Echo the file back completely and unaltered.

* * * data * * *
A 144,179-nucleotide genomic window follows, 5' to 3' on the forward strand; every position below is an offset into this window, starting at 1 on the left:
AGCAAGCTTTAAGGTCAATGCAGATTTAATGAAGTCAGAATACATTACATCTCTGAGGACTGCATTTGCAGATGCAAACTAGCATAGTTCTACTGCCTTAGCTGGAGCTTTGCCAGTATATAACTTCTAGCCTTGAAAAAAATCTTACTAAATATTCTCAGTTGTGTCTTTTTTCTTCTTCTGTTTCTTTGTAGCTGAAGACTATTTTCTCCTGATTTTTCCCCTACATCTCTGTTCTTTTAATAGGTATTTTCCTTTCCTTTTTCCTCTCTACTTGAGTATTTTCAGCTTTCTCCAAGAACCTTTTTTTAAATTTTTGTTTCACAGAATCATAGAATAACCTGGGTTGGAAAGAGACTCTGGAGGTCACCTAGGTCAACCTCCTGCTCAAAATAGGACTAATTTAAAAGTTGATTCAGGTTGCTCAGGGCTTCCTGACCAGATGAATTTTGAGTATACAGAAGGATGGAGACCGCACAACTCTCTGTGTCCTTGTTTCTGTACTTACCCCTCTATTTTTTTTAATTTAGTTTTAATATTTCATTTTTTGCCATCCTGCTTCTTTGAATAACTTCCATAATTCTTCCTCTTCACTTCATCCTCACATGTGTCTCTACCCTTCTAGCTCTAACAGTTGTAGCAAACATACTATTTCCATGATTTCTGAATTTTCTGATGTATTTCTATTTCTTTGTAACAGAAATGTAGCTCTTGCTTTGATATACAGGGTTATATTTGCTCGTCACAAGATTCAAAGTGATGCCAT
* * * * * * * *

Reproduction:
A 144,179-nucleotide genomic window follows, 5' to 3' on the forward strand; every position below is an offset into this window, starting at 1 on the left:
AGCAAGCTTTAAGGTCAATGCAGATTTAATGAAGTCAGAATACATTACATCTCTGAGGACTGCATTTGCAGATGCAAACTAGCATAGTTCTACTGCCTTAGCTGGAGCTTTGCCAGTATATAACTTCTAGCCTTGAAAAAAATCTTACTAAATATTCTCAGTTGTGTCTTTTTTCTTCTTCTGTTTCTTTGTAGCTGAAGACTATTTTCTCCTGATTTTTCCCCTACATCTCTGTTCTTTTAATAGGTATTTTCCTTTCCTTTTTCCTCTCTACTTGAGTATTTTCAGCTTTCTCCAAGAACCTTTTTTTAAATTTTTGTTTCACAGAATCATAGAATAACCTGGGTTGGAAAGAGACTCTGGAGGTCACCTAGGTCAACCTCCTGCTCAAAATAGGACTAATTTAAAAGTTGATTCAGGTTGCTCAGGGCTTCCTGACCAGATGAATTTTGAGTATACAGAAGGATGGAGACCGCACAACTCTCTGTGTCCTTGTTTCTGTACTTACCCCTCTATTTTTTTTAATTTAGTTTTAATATTTCATTTTTTGCCATCCTGCTTCTTTGAATAACTTCCATAATTCTTCCTCTTCACTTCATCCTCACATGTGTCTCTACCCTTCTAGCTCTAACAGTTGTAGCAAACATACTATTTCCATGATTTCTGAATTTTCTGATGTATTTCTATTTCTTTGTAACAGAAATGTAGCTCTTGCTTTGATATACAGGGTTATATTTGCTCGTCACAAGATTCAAAGTGATGCCAT